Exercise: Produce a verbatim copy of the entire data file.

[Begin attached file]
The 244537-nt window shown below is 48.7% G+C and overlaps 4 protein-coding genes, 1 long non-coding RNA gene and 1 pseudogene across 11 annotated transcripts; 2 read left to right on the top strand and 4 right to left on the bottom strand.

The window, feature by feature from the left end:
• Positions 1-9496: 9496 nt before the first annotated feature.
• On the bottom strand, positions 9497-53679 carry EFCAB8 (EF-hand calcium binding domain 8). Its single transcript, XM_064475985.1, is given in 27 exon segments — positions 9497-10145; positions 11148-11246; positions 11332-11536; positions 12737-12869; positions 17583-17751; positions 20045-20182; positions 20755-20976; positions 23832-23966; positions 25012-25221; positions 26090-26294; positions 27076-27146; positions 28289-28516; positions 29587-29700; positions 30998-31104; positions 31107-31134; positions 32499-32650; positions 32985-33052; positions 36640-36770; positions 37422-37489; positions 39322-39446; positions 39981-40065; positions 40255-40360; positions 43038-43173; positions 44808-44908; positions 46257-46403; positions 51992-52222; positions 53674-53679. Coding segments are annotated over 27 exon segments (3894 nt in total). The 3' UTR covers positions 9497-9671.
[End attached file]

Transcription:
The 244537-nt window shown below is 48.7% G+C and overlaps 4 protein-coding genes, 1 long non-coding RNA gene and 1 pseudogene across 11 annotated transcripts; 2 read left to right on the top strand and 4 right to left on the bottom strand.

The window, feature by feature from the left end:
• Positions 1-9496: 9496 nt before the first annotated feature.
• On the bottom strand, positions 9497-53679 carry EFCAB8 (EF-hand calcium binding domain 8). Its single transcript, XM_064475985.1, is given in 27 exon segments — positions 9497-10145; positions 11148-11246; positions 11332-11536; positions 12737-12869; positions 17583-17751; positions 20045-20182; positions 20755-20976; positions 23832-23966; positions 25012-25221; positions 26090-26294; positions 27076-27146; positions 28289-28516; positions 29587-29700; positions 30998-31104; positions 31107-31134; positions 32499-32650; positions 32985-33052; positions 36640-36770; positions 37422-37489; positions 39322-39446; positions 39981-40065; positions 40255-40360; positions 43038-43173; positions 44808-44908; positions 46257-46403; positions 51992-52222; positions 53674-53679. Coding segments are annotated over 27 exon segments (3894 nt in total). The 3' UTR covers positions 9497-9671.